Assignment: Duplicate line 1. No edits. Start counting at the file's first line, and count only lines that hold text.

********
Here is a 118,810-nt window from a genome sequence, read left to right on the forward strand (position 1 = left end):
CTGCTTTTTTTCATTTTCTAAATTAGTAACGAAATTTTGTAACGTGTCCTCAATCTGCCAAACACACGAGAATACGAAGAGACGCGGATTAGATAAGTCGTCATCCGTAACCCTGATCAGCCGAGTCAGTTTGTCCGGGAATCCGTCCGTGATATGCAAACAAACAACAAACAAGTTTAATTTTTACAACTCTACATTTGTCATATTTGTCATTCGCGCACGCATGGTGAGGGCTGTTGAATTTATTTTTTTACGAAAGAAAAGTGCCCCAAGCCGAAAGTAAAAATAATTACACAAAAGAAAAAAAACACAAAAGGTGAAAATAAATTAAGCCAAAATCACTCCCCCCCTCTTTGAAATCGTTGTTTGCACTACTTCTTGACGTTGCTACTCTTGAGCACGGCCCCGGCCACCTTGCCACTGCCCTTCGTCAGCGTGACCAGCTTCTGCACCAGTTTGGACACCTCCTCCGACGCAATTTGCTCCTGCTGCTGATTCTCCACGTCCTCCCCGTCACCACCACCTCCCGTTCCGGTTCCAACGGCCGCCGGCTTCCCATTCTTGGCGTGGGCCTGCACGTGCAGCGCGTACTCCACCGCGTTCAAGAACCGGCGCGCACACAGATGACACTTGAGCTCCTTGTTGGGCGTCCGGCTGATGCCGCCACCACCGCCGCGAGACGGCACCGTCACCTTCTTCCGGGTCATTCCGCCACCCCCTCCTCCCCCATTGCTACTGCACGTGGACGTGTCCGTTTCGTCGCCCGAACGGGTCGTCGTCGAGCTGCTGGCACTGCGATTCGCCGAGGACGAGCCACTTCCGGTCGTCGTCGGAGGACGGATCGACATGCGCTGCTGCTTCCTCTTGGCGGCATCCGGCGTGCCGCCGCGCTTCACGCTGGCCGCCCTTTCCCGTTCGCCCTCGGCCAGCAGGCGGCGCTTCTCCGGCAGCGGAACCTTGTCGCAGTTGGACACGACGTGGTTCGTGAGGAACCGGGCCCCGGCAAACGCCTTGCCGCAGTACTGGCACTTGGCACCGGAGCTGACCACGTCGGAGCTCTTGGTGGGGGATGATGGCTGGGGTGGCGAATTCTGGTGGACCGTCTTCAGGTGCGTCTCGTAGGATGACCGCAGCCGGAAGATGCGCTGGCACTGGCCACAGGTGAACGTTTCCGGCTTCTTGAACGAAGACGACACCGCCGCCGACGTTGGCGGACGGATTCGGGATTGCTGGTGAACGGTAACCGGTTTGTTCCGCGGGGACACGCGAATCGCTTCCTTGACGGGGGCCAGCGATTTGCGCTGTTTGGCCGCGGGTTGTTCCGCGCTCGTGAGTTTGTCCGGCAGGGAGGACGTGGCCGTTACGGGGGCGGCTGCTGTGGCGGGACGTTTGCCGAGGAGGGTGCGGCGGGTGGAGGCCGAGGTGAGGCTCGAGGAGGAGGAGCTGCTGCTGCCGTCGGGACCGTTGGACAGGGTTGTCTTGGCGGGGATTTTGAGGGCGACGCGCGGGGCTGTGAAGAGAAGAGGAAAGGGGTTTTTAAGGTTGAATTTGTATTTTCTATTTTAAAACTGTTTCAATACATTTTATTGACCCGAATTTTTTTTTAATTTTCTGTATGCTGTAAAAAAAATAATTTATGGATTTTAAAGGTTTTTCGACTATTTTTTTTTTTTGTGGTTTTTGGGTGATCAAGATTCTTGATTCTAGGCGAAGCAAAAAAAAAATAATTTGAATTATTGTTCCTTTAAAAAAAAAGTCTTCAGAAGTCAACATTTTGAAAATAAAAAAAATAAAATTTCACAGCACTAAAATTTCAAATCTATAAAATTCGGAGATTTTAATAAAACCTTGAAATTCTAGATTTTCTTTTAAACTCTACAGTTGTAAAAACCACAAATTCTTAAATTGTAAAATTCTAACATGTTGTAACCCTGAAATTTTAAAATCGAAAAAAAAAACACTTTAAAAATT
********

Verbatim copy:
Here is a 118,810-nt window from a genome sequence, read left to right on the forward strand (position 1 = left end):